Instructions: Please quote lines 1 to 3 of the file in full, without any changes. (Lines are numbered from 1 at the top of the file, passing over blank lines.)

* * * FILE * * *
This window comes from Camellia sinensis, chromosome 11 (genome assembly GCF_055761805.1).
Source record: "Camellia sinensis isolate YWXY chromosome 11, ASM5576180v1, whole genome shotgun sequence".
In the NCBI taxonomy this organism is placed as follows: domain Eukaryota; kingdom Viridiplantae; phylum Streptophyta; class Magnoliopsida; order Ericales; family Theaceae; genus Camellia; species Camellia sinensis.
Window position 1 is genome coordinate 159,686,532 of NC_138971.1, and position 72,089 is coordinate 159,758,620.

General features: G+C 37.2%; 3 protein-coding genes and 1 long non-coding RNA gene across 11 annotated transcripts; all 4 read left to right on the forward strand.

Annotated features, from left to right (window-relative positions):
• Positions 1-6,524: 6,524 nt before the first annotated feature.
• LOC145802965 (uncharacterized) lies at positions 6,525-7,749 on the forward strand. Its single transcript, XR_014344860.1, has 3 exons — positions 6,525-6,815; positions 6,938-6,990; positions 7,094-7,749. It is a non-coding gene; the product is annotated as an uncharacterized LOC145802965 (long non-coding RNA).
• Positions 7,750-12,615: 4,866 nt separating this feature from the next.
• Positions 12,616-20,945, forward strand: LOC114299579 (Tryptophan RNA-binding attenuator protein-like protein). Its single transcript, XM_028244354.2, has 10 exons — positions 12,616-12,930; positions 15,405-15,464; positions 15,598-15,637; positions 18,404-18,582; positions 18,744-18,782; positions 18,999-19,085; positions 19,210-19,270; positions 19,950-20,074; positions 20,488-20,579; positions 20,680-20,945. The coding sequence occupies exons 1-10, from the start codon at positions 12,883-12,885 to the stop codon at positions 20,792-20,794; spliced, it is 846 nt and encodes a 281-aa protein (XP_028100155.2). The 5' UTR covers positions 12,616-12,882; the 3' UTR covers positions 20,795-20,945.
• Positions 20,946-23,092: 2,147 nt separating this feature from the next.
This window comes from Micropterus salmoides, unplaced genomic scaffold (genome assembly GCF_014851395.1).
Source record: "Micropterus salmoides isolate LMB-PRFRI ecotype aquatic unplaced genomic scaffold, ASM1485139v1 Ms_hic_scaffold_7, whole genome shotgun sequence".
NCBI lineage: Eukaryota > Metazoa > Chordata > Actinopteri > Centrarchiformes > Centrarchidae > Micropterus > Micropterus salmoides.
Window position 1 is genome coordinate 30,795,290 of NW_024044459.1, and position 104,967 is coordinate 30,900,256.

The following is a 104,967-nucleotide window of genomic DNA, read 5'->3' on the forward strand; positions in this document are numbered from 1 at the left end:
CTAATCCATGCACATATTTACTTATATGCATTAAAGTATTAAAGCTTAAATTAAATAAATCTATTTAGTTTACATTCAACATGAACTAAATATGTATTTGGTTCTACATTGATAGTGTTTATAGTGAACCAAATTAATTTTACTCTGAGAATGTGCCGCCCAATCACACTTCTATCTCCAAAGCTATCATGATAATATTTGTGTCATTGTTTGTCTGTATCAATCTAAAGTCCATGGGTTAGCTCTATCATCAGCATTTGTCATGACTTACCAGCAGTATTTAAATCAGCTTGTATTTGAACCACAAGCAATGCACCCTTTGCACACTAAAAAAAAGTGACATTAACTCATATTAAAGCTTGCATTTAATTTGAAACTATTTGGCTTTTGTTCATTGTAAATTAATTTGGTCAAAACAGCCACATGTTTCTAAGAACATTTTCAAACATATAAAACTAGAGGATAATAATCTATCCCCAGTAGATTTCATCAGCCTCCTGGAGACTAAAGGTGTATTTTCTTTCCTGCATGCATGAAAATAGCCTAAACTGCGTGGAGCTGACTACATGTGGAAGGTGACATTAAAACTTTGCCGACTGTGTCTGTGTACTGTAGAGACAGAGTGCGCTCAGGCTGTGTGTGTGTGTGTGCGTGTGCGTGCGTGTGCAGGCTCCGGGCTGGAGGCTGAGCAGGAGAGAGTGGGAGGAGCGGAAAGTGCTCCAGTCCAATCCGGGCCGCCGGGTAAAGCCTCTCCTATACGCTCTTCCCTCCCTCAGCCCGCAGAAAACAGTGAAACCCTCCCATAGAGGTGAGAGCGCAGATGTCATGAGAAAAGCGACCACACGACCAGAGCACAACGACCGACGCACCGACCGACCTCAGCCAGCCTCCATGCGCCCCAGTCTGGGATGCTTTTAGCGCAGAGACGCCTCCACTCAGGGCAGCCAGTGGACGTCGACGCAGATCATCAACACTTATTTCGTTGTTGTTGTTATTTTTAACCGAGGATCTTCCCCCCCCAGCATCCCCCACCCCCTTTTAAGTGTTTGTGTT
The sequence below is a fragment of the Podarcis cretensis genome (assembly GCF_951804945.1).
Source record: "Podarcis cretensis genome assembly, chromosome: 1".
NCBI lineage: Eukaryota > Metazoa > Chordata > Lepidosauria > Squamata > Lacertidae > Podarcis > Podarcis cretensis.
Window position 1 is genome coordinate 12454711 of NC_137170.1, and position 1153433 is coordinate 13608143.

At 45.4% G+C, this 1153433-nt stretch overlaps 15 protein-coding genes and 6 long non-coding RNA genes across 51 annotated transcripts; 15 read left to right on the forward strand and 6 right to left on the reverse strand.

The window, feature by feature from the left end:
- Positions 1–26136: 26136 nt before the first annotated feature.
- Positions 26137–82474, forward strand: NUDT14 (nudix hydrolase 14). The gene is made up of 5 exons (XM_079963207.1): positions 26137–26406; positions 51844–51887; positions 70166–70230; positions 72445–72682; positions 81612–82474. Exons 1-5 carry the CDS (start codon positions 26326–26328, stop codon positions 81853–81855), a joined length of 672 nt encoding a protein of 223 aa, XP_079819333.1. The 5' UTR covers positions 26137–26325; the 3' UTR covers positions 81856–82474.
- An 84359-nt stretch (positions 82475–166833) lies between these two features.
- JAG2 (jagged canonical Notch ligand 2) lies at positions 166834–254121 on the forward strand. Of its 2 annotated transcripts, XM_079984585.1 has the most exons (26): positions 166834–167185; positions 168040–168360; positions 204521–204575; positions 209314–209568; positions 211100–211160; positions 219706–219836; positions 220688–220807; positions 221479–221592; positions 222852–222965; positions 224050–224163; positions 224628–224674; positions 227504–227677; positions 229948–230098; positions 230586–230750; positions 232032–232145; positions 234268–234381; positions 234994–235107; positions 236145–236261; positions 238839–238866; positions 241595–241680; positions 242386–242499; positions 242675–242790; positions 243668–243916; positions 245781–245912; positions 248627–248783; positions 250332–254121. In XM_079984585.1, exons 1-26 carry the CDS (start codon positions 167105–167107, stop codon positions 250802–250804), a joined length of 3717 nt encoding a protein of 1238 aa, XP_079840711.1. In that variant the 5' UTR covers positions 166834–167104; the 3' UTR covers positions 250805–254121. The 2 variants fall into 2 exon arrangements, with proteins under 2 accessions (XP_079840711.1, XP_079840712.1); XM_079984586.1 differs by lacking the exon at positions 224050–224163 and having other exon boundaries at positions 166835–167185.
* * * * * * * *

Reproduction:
This window comes from Camellia sinensis, chromosome 11 (genome assembly GCF_055761805.1).
Source record: "Camellia sinensis isolate YWXY chromosome 11, ASM5576180v1, whole genome shotgun sequence".
In the NCBI taxonomy this organism is placed as follows: domain Eukaryota; kingdom Viridiplantae; phylum Streptophyta; class Magnoliopsida; order Ericales; family Theaceae; genus Camellia; species Camellia sinensis.